We have all seen these lesions in clinical practice. What is the first thing that comes to mind? What is the second thing that comes to mind?
A few thoughts to ponder before naming abrasion as the cause of these lesions. You send tell your patient to switch to a soft brush. He tells you he only ever uses soft ones. Maybe he even uses a pressure-sensing battery brush. You suggest maybe he’s scrubbing to hard, or horizontally, so you have him demonstrate his brushing, which he does correctly and very gently. He’s using a gentle gel toothpaste. Yet, he experiences cervical lesoins. Is it still abrasion?2. Is it really plausible that tooth brush bristles are erasing deep wedges of the hardest substance in the human body? We are no longer using crushed bone, sand, and oyster shells in our dentifrice. Is it plausible that today’s toothpastes can be rubbing away the hardest substance in the human body? Historically, research has failed to demonstrate the ability of toothbrushing to cause loss of tooth structure.
When you disclose a patient, what areas usually have the most plaque?
How can we blame maxillary posterior cervical lesions on erosion? Fluids do not “settle” in these areas. Few patients tuch mints, tobacco, etc. into the upper vestibule. Yet, the maxillary teeth are the most frequently affected by these lesions. We have patients who have all the right anwers during the dietary acid assessment. No citric acid, no sugary fluids, no lemon eating, no use of lozenges, etc.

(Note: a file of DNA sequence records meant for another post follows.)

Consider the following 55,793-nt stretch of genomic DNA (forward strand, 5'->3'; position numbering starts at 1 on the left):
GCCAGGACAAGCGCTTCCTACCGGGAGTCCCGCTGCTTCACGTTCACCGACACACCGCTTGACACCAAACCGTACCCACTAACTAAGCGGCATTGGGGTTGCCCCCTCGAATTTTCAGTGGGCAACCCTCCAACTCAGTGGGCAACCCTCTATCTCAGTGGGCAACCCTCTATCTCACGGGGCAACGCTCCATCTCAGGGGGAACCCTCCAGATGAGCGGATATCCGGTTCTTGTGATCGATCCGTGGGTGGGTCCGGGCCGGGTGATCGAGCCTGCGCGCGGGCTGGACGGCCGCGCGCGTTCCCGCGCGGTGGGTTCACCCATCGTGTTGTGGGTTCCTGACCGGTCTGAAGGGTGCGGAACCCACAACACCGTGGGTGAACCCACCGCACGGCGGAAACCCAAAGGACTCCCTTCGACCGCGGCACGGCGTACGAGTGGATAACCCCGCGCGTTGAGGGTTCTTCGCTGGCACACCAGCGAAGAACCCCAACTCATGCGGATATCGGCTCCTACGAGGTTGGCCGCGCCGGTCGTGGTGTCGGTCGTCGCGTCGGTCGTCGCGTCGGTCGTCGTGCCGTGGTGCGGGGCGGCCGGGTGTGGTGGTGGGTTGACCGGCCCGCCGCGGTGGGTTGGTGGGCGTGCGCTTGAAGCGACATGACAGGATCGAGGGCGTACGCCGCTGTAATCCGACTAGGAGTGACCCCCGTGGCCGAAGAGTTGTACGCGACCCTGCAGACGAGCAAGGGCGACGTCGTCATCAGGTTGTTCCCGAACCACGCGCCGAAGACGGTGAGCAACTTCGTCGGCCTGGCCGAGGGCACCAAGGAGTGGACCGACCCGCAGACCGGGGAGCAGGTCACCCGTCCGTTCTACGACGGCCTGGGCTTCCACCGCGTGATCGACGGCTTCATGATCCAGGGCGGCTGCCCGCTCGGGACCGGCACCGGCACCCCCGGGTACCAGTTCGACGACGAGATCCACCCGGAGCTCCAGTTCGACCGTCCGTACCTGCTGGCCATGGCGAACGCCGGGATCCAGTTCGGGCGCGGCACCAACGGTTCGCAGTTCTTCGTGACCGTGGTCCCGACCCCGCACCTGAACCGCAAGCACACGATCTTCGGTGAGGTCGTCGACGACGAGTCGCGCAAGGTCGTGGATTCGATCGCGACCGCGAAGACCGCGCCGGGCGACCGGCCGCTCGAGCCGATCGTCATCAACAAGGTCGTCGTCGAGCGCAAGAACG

Often, the cervical lesions affect surfaces of the teeth protected by soft tissues. In fact, these lesions have been discovered mid-root on extracted teeth with NO recession. Abrasion and erosion are eliminated as potential causes in these cases.
If grandpa is sitting at this table, and pushes his hands against the table top to help himself stand, is the table going to break? Doubtful. It’s made of very hard wood and is designed to withstand forces. What if Grandpa does this 20 times a day for 20 years? Is the table at risk of eventually breaking from the repeated stress? Probably.
Don’t panic just because I said the word “physics”. It’s simple. Abfraction is a theory of physics and engineering which suggests occlusal forces may concentrate in the cervical area of the tooth. This concentration of force may cause flexure, which may in turn cause microfractures in the cervical enamel.
Three main causes of excessive occlusal force, which we will discuss, are bruxism, misalignment, and believe it or not, tongue thrust.
Forces that are applied laterally, obliquelly, or off-centered may concentrate the stress of the force on the area where the table top (or crown) meets the pedestal (or root), causing it to break there.
The pedestal represents the root, and the table top represents the crown. Tables and teeth are designed to tolerate reasonable, properly applied forces. If forces are applied perfectly vertical, in the center of the table or tooth, along the axis of the pedestal (or root), the force dissipates into the floor (or perdiodontium) 9.